Tales from Hopbines Garden 1

Recently I have been asked about how various tasks are done in the garden - by new people in the village and chats with friends. Living beside a public footpath we get to see most of the people in the village especially if they have a dog(s).

So it is time to start a regular update of garden stuff I think. Things tried in Hopbines garden may or may not work in yours. Really depends on soil type, local climate, and how you garden. Let's get gardening.

Spring is in full bloom and the last of the daffodils and tulips are still hanging on. The Lilac is out in flower and the Snowball Tree (Viburnum) will be out soon. Vegetables are going out into beds and seeds being sown.

Here are a few photos from the garden a few days ago.


 Fuchsias & Rustic Bench

Brassica Plants

Vegetable Beds

 Border with last of Tulips & Daffodils

 Border with Sweet Peas set.

Tree Paeony

 Vegetables Beds

 Greenhouse with Seedlings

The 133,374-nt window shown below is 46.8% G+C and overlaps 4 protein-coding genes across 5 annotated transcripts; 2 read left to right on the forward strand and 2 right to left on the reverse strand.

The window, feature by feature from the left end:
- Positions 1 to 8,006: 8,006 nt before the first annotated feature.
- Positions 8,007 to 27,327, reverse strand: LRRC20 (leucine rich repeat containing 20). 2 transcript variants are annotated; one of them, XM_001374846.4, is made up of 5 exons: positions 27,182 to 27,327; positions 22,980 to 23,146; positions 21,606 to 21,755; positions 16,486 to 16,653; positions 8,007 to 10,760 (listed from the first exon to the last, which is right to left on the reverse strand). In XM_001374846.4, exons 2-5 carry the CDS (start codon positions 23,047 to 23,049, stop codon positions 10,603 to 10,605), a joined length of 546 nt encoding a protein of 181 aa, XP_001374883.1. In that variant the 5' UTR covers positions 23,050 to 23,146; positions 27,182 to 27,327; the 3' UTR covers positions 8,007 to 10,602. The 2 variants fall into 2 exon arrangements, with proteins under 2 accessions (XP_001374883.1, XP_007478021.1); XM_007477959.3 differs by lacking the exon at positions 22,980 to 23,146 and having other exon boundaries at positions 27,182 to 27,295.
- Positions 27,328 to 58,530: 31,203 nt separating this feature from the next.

As you can see quite a lot of work has been going on over the past few months.

The Tree Peony (yes it can be spilt more than one way!) is looking good this year. Talking of Paeonies a question was asked about tying them up/supporting them. The lower growing paeonies I usually support with canes (or Cornus prunings or hazel sticks or whatever is available around the garden) and string trying to "hide" the supports, so the overall look of the plant is not spoilt. Note to self: must go out and tie them up!

As an aside I have use Cornus prunings to support the Delphiniums this year and it seems successful so far.

The other question that has come up is around beans (Broad and Runner and French etc.). Unless they are started off in boxes in the greenhouse and covered then it is highly likely that mice will eat most of the seeds here as we are out in the countryside with a good rodent population. One year I forgot to put glass over the box of Broad Beans in the greenhouse the day they were set - none left next morning!!

Also, we start peas and Mange Tout off in old pieces of guttering and keep these on a high stand in a greenhouse until they are big enough to go out into the garden to avoid the same mouse problem. Make sure there are holes in the bottom of the guttering to avoid waterlogging.

That's it for today. More soon